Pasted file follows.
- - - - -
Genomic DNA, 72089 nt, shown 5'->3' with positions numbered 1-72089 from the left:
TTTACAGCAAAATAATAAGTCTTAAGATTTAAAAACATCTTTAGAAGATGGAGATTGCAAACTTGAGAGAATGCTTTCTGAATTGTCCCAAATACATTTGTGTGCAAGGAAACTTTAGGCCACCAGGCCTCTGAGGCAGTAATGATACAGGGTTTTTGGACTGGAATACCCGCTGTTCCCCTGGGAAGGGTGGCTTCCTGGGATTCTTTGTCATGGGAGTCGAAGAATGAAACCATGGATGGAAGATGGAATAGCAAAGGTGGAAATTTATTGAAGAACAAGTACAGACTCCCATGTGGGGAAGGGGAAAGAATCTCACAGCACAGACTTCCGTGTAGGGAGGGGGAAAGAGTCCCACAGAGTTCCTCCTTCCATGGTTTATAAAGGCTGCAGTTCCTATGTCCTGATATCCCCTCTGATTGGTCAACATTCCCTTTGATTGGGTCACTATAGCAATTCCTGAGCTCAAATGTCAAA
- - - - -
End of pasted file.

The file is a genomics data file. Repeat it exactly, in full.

Genomic DNA, 72089 nt, shown 5'->3' with positions numbered 1-72089 from the left:
TTTACAGCAAAATAATAAGTCTTAAGATTTAAAAACATCTTTAGAAGATGGAGATTGCAAACTTGAGAGAATGCTTTCTGAATTGTCCCAAATACATTTGTGTGCAAGGAAACTTTAGGCCACCAGGCCTCTGAGGCAGTAATGATACAGGGTTTTTGGACTGGAATACCCGCTGTTCCCCTGGGAAGGGTGGCTTCCTGGGATTCTTTGTCATGGGAGTCGAAGAATGAAACCATGGATGGAAGATGGAATAGCAAAGGTGGAAATTTATTGAAGAACAAGTACAGACTCCCATGTGGGGAAGGGGAAAGAATCTCACAGCACAGACTTCCGTGTAGGGAGGGGGAAAGAGTCCCACAGAGTTCCTCCTTCCATGGTTTATAAAGGCTGCAGTTCCTATGTCCTGATATCCCCTCTGATTGGTCAACATTCCCTTTGATTGGGTCACTATAGCAATTCCTGAGCTCAAATGTCAAA